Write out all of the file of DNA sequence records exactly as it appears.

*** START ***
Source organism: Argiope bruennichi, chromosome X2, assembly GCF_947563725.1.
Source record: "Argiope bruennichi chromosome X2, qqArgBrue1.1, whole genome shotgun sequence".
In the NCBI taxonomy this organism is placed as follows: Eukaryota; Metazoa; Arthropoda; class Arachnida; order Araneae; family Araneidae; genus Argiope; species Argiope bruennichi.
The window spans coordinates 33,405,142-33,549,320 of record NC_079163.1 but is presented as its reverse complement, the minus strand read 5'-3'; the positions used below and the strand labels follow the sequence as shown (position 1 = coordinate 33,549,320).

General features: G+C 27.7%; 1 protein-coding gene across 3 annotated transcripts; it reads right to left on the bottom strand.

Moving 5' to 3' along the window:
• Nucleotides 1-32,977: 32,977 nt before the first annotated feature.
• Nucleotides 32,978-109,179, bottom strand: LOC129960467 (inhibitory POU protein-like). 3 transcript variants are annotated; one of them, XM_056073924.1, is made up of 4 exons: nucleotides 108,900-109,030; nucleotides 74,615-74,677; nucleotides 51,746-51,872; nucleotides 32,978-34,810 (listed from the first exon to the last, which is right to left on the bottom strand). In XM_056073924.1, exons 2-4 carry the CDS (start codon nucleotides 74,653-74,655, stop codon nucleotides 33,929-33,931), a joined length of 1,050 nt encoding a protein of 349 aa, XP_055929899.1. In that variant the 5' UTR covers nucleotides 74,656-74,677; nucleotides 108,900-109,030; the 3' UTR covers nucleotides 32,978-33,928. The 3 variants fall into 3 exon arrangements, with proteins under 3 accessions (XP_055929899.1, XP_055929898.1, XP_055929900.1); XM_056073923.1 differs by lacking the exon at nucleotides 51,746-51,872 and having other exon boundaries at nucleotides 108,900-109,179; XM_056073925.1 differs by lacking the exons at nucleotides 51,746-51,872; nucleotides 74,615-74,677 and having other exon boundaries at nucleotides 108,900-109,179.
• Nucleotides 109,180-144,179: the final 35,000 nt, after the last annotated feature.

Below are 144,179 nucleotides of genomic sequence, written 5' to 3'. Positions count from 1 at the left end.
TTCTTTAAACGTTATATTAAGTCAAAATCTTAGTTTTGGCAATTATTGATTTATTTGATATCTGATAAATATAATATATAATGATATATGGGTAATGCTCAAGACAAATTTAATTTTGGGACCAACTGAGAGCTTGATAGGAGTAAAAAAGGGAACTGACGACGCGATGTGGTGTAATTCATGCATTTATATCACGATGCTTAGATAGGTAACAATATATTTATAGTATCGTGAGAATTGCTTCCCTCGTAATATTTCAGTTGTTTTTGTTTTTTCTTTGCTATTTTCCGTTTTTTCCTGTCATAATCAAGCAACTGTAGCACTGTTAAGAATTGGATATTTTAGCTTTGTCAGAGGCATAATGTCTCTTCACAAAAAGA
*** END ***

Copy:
Source organism: Argiope bruennichi, chromosome X2, assembly GCF_947563725.1.
Source record: "Argiope bruennichi chromosome X2, qqArgBrue1.1, whole genome shotgun sequence".
In the NCBI taxonomy this organism is placed as follows: Eukaryota; Metazoa; Arthropoda; class Arachnida; order Araneae; family Araneidae; genus Argiope; species Argiope bruennichi.
The window spans coordinates 33,405,142-33,549,320 of record NC_079163.1 but is presented as its reverse complement, the minus strand read 5'-3'; the positions used below and the strand labels follow the sequence as shown (position 1 = coordinate 33,549,320).

General features: G+C 27.7%; 1 protein-coding gene across 3 annotated transcripts; it reads right to left on the bottom strand.

Moving 5' to 3' along the window:
• Nucleotides 1-32,977: 32,977 nt before the first annotated feature.
• Nucleotides 32,978-109,179, bottom strand: LOC129960467 (inhibitory POU protein-like). 3 transcript variants are annotated; one of them, XM_056073924.1, is made up of 4 exons: nucleotides 108,900-109,030; nucleotides 74,615-74,677; nucleotides 51,746-51,872; nucleotides 32,978-34,810 (listed from the first exon to the last, which is right to left on the bottom strand). In XM_056073924.1, exons 2-4 carry the CDS (start codon nucleotides 74,653-74,655, stop codon nucleotides 33,929-33,931), a joined length of 1,050 nt encoding a protein of 349 aa, XP_055929899.1. In that variant the 5' UTR covers nucleotides 74,656-74,677; nucleotides 108,900-109,030; the 3' UTR covers nucleotides 32,978-33,928. The 3 variants fall into 3 exon arrangements, with proteins under 3 accessions (XP_055929899.1, XP_055929898.1, XP_055929900.1); XM_056073923.1 differs by lacking the exon at nucleotides 51,746-51,872 and having other exon boundaries at nucleotides 108,900-109,179; XM_056073925.1 differs by lacking the exons at nucleotides 51,746-51,872; nucleotides 74,615-74,677 and having other exon boundaries at nucleotides 108,900-109,179.
• Nucleotides 109,180-144,179: the final 35,000 nt, after the last annotated feature.

Below are 144,179 nucleotides of genomic sequence, written 5' to 3'. Positions count from 1 at the left end.
TTCTTTAAACGTTATATTAAGTCAAAATCTTAGTTTTGGCAATTATTGATTTATTTGATATCTGATAAATATAATATATAATGATATATGGGTAATGCTCAAGACAAATTTAATTTTGGGACCAACTGAGAGCTTGATAGGAGTAAAAAAGGGAACTGACGACGCGATGTGGTGTAATTCATGCATTTATATCACGATGCTTAGATAGGTAACAATATATTTATAGTATCGTGAGAATTGCTTCCCTCGTAATATTTCAGTTGTTTTTGTTTTTTCTTTGCTATTTTCCGTTTTTTCCTGTCATAATCAAGCAACTGTAGCACTGTTAAGAATTGGATATTTTAGCTTTGTCAGAGGCATAATGTCTCTTCACAAAAAGA